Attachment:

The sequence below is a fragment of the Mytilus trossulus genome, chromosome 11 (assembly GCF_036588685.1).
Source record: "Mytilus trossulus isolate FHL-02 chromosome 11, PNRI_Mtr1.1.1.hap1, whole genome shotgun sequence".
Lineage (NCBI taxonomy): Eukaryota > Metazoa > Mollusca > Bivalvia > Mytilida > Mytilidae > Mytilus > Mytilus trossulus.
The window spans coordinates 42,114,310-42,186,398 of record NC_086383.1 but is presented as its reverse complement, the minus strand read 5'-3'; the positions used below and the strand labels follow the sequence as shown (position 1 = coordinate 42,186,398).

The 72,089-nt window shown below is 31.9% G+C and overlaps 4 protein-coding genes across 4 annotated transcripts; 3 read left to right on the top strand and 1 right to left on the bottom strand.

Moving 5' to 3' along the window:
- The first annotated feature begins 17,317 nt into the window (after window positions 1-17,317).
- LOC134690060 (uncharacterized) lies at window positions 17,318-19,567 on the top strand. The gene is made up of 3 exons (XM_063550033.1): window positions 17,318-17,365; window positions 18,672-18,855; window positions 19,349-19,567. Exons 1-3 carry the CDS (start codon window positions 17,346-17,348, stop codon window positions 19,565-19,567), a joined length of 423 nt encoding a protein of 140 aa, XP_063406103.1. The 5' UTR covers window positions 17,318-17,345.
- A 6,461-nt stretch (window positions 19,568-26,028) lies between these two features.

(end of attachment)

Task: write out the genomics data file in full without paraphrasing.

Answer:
The sequence below is a fragment of the Mytilus trossulus genome, chromosome 11 (assembly GCF_036588685.1).
Source record: "Mytilus trossulus isolate FHL-02 chromosome 11, PNRI_Mtr1.1.1.hap1, whole genome shotgun sequence".
Lineage (NCBI taxonomy): Eukaryota > Metazoa > Mollusca > Bivalvia > Mytilida > Mytilidae > Mytilus > Mytilus trossulus.
The window spans coordinates 42,114,310-42,186,398 of record NC_086383.1 but is presented as its reverse complement, the minus strand read 5'-3'; the positions used below and the strand labels follow the sequence as shown (position 1 = coordinate 42,186,398).

The 72,089-nt window shown below is 31.9% G+C and overlaps 4 protein-coding genes across 4 annotated transcripts; 3 read left to right on the top strand and 1 right to left on the bottom strand.

Moving 5' to 3' along the window:
- The first annotated feature begins 17,317 nt into the window (after window positions 1-17,317).
- LOC134690060 (uncharacterized) lies at window positions 17,318-19,567 on the top strand. The gene is made up of 3 exons (XM_063550033.1): window positions 17,318-17,365; window positions 18,672-18,855; window positions 19,349-19,567. Exons 1-3 carry the CDS (start codon window positions 17,346-17,348, stop codon window positions 19,565-19,567), a joined length of 423 nt encoding a protein of 140 aa, XP_063406103.1. The 5' UTR covers window positions 17,318-17,345.
- A 6,461-nt stretch (window positions 19,568-26,028) lies between these two features.